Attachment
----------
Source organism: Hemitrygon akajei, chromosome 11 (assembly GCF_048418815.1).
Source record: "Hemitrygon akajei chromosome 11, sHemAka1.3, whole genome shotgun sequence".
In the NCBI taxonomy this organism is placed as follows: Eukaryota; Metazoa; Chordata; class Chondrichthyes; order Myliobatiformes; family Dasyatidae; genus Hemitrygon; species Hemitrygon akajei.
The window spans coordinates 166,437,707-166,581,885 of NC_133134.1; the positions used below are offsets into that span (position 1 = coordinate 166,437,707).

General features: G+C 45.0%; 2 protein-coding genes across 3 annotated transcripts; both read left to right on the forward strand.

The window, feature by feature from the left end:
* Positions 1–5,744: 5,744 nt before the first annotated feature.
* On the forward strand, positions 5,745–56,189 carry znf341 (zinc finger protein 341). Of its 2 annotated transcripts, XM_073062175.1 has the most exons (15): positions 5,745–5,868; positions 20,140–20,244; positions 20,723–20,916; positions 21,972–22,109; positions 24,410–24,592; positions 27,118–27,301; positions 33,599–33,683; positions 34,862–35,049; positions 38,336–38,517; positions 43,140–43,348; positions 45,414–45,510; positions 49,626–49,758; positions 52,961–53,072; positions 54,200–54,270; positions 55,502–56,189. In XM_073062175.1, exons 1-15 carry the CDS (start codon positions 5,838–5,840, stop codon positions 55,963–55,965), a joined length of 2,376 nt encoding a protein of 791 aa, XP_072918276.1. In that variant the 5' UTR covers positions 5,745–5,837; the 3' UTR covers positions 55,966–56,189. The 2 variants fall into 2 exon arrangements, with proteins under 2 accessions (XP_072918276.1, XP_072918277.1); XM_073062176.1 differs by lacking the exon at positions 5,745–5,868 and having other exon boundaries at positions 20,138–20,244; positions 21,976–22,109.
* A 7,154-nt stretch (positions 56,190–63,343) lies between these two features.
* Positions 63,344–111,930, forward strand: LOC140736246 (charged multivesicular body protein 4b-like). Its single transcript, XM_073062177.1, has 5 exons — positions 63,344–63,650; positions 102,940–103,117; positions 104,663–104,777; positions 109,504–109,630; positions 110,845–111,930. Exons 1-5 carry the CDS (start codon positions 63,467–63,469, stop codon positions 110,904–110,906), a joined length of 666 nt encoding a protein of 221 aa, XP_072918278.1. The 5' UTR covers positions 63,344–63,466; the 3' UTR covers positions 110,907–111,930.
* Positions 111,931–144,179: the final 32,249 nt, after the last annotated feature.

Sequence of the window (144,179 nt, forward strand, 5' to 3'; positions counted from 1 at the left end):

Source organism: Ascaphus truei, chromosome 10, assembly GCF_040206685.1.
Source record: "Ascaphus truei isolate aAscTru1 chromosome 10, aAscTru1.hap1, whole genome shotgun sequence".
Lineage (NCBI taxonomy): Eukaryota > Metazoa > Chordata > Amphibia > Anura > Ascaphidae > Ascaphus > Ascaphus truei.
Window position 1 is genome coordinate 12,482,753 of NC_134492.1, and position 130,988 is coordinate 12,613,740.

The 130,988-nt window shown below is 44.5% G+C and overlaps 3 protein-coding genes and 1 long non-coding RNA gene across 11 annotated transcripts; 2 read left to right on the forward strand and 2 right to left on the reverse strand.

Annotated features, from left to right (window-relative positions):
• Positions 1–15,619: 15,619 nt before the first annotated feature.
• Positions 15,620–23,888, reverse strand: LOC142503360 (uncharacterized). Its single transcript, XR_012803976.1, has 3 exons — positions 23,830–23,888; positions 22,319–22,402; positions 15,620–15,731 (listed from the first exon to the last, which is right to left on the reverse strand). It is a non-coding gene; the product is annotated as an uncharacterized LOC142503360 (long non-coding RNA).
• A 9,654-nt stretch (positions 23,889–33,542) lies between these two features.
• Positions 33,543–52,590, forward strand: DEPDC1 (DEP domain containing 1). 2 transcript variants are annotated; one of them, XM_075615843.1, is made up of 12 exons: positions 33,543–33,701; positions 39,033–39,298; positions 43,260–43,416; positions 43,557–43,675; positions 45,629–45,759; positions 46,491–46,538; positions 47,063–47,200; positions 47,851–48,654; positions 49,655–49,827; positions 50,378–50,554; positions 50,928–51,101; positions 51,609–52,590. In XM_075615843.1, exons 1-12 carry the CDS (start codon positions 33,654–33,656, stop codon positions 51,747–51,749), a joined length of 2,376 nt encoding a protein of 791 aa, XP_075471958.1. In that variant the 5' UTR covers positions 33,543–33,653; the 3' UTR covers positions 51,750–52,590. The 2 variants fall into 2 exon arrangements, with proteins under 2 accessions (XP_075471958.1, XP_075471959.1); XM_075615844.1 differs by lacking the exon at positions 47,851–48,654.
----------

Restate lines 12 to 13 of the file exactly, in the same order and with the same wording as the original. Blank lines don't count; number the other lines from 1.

Sequence of the window (144,179 nt, forward strand, 5' to 3'; positions counted from 1 at the left end):

Source organism: Ascaphus truei, chromosome 10, assembly GCF_040206685.1.